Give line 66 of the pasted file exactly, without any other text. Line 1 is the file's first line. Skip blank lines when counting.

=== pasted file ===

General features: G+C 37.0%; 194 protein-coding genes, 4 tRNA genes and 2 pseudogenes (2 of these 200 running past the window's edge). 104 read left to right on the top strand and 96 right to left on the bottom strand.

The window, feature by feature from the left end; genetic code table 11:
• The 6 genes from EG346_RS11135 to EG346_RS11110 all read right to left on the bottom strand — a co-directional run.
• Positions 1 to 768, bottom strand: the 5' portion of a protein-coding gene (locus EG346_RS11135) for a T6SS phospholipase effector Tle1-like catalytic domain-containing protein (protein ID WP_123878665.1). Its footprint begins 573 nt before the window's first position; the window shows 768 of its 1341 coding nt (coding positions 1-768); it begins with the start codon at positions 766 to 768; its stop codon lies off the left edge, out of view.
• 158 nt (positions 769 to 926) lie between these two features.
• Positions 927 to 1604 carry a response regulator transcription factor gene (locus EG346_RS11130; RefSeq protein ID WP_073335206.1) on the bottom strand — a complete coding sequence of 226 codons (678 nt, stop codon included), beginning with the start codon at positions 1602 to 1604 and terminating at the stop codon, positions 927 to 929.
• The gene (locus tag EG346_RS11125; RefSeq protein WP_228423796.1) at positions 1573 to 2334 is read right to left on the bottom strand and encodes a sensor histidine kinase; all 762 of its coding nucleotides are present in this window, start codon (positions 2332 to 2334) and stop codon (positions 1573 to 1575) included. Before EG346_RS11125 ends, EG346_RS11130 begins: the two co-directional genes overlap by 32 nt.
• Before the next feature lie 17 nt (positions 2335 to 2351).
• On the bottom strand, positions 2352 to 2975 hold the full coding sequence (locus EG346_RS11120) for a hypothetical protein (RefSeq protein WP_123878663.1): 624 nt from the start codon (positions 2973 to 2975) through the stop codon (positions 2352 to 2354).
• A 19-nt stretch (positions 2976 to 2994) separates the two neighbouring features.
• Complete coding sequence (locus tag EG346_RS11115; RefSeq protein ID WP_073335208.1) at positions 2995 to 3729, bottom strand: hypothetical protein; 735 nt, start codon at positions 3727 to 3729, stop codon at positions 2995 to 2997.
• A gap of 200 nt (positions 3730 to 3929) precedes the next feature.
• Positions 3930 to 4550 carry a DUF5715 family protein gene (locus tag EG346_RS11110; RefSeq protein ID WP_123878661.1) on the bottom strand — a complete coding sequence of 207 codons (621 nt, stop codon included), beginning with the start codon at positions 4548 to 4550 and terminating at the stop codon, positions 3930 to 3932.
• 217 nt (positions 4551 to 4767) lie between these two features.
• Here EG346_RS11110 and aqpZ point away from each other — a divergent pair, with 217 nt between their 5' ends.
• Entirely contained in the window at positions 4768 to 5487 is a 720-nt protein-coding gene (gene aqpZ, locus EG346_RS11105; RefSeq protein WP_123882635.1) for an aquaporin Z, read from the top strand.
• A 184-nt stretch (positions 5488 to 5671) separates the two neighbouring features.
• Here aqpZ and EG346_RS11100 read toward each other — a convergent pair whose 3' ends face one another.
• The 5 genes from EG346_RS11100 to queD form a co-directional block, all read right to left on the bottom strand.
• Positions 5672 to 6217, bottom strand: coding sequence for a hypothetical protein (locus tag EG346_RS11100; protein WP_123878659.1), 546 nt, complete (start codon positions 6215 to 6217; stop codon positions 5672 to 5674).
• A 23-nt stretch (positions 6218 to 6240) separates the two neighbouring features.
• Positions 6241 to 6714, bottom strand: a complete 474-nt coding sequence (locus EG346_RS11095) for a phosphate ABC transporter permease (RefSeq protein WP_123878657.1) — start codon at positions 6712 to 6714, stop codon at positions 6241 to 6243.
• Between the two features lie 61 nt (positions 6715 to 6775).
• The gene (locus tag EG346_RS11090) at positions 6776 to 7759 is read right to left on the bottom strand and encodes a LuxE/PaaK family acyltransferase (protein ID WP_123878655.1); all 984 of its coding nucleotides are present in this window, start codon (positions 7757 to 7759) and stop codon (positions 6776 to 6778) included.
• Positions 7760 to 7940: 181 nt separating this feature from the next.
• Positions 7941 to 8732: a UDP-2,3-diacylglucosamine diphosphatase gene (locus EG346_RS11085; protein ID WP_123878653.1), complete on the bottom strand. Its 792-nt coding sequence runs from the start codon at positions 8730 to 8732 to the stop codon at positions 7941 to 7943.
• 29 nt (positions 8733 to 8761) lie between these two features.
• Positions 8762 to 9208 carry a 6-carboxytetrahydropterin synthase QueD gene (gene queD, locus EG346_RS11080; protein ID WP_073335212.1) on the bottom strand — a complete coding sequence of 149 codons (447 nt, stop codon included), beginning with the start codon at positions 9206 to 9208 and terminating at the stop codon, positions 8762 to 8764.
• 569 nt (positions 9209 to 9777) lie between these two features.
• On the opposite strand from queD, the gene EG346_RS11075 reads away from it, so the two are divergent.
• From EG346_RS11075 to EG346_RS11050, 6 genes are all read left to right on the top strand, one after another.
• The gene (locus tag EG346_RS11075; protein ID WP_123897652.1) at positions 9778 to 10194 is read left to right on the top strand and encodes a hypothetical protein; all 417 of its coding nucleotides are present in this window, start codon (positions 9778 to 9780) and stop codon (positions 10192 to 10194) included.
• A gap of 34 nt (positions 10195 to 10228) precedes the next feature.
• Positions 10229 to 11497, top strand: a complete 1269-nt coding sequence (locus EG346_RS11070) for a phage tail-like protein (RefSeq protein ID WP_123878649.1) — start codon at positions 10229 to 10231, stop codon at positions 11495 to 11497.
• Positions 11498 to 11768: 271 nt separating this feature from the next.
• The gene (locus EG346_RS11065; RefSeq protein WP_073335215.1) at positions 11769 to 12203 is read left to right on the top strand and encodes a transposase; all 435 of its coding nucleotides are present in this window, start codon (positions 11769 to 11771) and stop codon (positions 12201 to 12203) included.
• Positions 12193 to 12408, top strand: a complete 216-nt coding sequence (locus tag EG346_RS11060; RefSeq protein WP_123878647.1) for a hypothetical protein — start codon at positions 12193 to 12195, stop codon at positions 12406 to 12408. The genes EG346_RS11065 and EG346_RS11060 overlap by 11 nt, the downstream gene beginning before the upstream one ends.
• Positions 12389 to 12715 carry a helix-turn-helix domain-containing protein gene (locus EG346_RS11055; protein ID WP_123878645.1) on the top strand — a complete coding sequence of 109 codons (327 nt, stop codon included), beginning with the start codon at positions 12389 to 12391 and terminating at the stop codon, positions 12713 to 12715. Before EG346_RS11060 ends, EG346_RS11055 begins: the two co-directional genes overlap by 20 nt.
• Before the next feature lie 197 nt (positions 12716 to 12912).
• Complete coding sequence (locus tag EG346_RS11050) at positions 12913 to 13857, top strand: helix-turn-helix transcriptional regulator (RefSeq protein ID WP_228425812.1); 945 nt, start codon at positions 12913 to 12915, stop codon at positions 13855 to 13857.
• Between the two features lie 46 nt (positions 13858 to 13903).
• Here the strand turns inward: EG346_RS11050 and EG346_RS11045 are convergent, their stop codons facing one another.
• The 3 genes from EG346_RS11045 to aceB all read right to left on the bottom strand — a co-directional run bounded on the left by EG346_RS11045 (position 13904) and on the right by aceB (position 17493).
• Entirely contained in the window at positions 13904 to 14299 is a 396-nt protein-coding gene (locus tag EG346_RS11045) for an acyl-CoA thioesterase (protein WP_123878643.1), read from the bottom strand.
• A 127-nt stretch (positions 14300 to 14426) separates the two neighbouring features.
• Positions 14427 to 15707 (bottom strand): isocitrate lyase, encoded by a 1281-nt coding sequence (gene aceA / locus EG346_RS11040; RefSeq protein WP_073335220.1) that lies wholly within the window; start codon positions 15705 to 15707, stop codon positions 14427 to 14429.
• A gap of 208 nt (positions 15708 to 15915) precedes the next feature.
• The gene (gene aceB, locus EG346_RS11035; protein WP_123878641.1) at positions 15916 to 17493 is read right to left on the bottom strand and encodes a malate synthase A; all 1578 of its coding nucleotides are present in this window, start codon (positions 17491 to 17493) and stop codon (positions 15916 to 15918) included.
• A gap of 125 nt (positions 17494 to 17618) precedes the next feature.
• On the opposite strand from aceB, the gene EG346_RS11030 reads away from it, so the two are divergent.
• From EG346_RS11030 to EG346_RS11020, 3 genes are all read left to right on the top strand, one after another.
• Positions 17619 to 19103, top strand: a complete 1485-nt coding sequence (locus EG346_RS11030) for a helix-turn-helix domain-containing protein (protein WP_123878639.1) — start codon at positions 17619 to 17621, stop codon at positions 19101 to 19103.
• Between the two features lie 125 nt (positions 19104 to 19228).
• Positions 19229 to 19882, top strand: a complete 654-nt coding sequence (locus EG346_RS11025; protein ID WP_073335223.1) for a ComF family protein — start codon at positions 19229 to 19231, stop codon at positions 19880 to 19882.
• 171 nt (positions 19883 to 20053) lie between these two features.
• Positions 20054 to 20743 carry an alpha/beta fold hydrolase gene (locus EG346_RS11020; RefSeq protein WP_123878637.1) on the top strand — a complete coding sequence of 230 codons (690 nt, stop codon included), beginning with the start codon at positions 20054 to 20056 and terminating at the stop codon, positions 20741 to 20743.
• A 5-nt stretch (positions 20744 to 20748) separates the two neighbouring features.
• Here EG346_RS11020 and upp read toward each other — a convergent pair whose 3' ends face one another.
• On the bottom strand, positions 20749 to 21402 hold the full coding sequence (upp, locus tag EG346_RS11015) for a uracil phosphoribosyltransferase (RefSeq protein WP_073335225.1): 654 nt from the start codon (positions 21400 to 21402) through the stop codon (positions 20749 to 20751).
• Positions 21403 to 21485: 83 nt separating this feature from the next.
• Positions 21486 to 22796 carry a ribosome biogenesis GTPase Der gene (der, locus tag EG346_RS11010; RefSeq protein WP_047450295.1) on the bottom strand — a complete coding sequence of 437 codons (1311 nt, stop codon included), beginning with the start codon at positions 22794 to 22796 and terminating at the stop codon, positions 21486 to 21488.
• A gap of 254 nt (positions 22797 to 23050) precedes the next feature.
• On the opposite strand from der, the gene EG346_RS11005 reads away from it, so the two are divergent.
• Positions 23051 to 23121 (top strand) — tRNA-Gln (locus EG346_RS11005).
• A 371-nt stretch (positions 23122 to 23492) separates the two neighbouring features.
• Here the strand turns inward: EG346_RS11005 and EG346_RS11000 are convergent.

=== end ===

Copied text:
• Here the strand turns inward: EG346_RS11005 and EG346_RS11000 are convergent.